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Nat Commun. 2014 Jun 9;5:3970. doi: 10.1038/ncomms4970.

MRTF-A controls vessel growth and maturation by increasing the expression of CCN1 and CCN2.

Author information

1
1] Medizinische Klinik und Poliklinik I, Klinikum Grosshadern, 81377 Munich, Germany [2] DZHK (German Center for Cardiovascular Research), partner site Munich Heart Alliance, 80802 München, Germany [3].
2
1] Medizinische Klinik und Poliklinik I, Klinikum Grosshadern, 81377 Munich, Germany [2] DZHK (German Center for Cardiovascular Research), partner site Munich Heart Alliance, 80802 München, Germany [3] Walter-Brendel-Centre of Experimental Medicine, Ludwig-Maximilians University, 81377 München, Germany [4].
3
Institute of Farm, Animal Genetics, Friedrich-Loeffler-Institute, 31535 Neustadt a.Rbge, Germany.
4
Medizinische Klinik und Poliklinik I, Klinikum Grosshadern, 81377 Munich, Germany.
5
Institute for Biochemistry, Friedrich-Alexander University, 91054 Erlangen, Germany.
6
1] Department of Molecular Biology, University of Texas Southwestern Medical Center, Dallas, Texas 75390-9148, USA [2] Department of Biochemistry and Medical Chemistry, University of Pecs Medical School, H-7624 Pécs, Hungary.
7
Department of Clinical Radiology, University Clinic Grosshadern, 81377 Munich, Germany.
8
Max Planck Institute of Biochemistry, 82152 Martinsried, Germany.
9
Department of Molecular and Medical Biophysics, Medical University of Lodz, Lodz 93-232, Poland.
10
1] Department of Cardiology, Internal Medicine III, University Hospital Heidelberg, 69120 Heidelberg, Germany [2] DZHK (German Center for Cardiovascular Research), partner site Heidelberg/Mannheim, 69120 Heidelberg, Germany.
11
1] Angiogenesis and Cardiovascular Pathology, Max-Delbrueck-Center for Molecular Medicine, 13092 Berlin, Germany [2] DZHK (German Center for Cardiovascular Research), partner site Max-Delbruek-Center, 13092 Berlin, Germany.
12
Department of Tissue Morphogenesis, Faculty of Medicine, Max Planck Institute for Molecular Biomedicine and University of Muenster, 48149 Muenster, Germany.
13
Department of Molecular Biology, Interfaculty Institute for Cell Biology, University of Tuebingen, 72076 Tuebingen, Germany.
14
1] DZHK (German Center for Cardiovascular Research), partner site Munich Heart Alliance, 80802 München, Germany [2] Walter-Brendel-Centre of Experimental Medicine, Ludwig-Maximilians University, 81377 München, Germany.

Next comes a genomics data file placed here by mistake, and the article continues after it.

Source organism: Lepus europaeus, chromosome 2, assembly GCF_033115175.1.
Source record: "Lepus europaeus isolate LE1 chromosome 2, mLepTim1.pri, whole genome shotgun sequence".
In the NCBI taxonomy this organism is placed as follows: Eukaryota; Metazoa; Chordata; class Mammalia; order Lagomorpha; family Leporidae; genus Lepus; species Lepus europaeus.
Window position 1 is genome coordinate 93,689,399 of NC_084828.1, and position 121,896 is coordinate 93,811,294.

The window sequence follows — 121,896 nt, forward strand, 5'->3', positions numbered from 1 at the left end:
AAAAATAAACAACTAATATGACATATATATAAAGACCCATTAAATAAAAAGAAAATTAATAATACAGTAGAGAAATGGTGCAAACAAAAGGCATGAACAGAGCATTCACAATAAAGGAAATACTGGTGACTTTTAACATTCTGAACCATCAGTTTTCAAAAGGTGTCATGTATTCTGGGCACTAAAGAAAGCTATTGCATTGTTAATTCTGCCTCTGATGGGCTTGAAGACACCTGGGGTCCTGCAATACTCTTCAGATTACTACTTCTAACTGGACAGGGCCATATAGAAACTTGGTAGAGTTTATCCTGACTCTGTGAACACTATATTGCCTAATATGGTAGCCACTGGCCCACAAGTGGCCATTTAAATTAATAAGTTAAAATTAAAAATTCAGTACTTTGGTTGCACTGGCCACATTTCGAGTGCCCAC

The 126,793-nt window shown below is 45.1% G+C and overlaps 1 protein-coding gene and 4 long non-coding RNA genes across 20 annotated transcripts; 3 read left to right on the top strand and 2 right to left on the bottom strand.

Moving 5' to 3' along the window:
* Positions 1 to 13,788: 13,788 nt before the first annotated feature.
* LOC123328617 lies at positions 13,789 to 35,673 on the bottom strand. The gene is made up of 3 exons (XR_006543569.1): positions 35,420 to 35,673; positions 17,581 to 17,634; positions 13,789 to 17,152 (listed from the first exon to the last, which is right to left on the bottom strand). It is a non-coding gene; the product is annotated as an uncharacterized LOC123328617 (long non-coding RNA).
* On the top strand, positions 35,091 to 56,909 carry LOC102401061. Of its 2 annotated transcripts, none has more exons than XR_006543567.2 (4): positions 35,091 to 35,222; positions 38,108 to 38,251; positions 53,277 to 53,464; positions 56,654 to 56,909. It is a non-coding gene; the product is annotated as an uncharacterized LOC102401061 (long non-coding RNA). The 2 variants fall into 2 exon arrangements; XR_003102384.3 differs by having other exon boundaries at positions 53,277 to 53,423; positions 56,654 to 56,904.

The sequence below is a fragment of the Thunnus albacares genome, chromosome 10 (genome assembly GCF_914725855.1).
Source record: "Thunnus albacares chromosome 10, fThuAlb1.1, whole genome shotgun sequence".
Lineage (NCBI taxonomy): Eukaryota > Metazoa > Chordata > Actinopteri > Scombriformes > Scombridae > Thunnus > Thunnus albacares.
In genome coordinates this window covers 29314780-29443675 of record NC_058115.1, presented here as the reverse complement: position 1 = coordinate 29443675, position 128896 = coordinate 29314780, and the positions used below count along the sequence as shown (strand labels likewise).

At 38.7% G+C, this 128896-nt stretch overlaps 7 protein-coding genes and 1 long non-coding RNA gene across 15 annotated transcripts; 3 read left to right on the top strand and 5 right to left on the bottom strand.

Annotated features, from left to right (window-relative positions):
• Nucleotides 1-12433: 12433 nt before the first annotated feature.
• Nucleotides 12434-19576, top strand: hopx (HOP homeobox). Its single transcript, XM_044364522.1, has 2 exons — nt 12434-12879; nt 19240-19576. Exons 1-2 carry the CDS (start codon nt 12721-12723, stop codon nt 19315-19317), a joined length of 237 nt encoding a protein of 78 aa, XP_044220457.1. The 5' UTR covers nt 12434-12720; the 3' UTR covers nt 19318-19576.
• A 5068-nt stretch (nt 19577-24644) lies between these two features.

15
1] DZHK (German Center for Cardiovascular Research), partner site Munich Heart Alliance, 80802 München, Germany [2] Institute for Cardiovascular Prevention, Ludwig-Maximilians University, 80336 München,, Germany.
16
Department of Molecular Biology, University of Texas Southwestern Medical Center, Dallas, Texas 75390-9148, USA.
17
1] Department of Clinical Radiology, University Clinic Grosshadern, 81377 Munich, Germany [2] Institute of Physiological Chemistry, Martin-Luther-University Halle-Wittenberg, 06114 Halle (Saale), Germany.
18
Walter-Brendel-Centre of Experimental Medicine, Ludwig-Maximilians University, 81377 München, Germany.
19
1] Medizinische Klinik und Poliklinik I, Klinikum Grosshadern, 81377 Munich, Germany [2] DZHK (German Center for Cardiovascular Research), partner site Munich Heart Alliance, 80802 München, Germany [3] Walter-Brendel-Centre of Experimental Medicine, Ludwig-Maximilians University, 81377 München, Germany.

Abstract

Gradual occlusion of coronary arteries may result in reversible loss of cardiomyocyte function (hibernating myocardium), which is amenable to therapeutic neovascularization. The role of myocardin-related transcription factors (MRTFs) co-activating serum response factor (SRF) in this process is largely unknown. Here we show that forced MRTF-A expression induces CCN1 and CCN2 to promote capillary proliferation and pericyte recruitment, respectively. We demonstrate that, upon G-actin binding, thymosin ß4 (Tß4), induces MRTF translocation to the nucleus, SRF-activation and CCN1/2 transcription. In a murine ischaemic hindlimb model, MRTF-A or Tß4 promotes neovascularization, whereas loss of MRTF-A/B or CCN1-function abrogates the Tß4 effect. We further show that, in ischaemic rabbit hindlimbs, MRTF-A as well as Tß4 induce functional neovascularization, and that this process is inhibited by angiopoietin-2, which antagonizes pericyte recruitment. Moreover, MRTF-A improves contractile function of chronic hibernating myocardium of pigs to a level comparable to that of transgenic pigs overexpressing Tß4 (Tß4tg). We conclude that MRTF-A promotes microvessel growth (via CCN1) and maturation (via CCN2), thereby enabling functional improvement of ischaemic muscle tissue.

PMID:
24910328
DOI:
10.1038/ncomms4970
[Indexed for MEDLINE]
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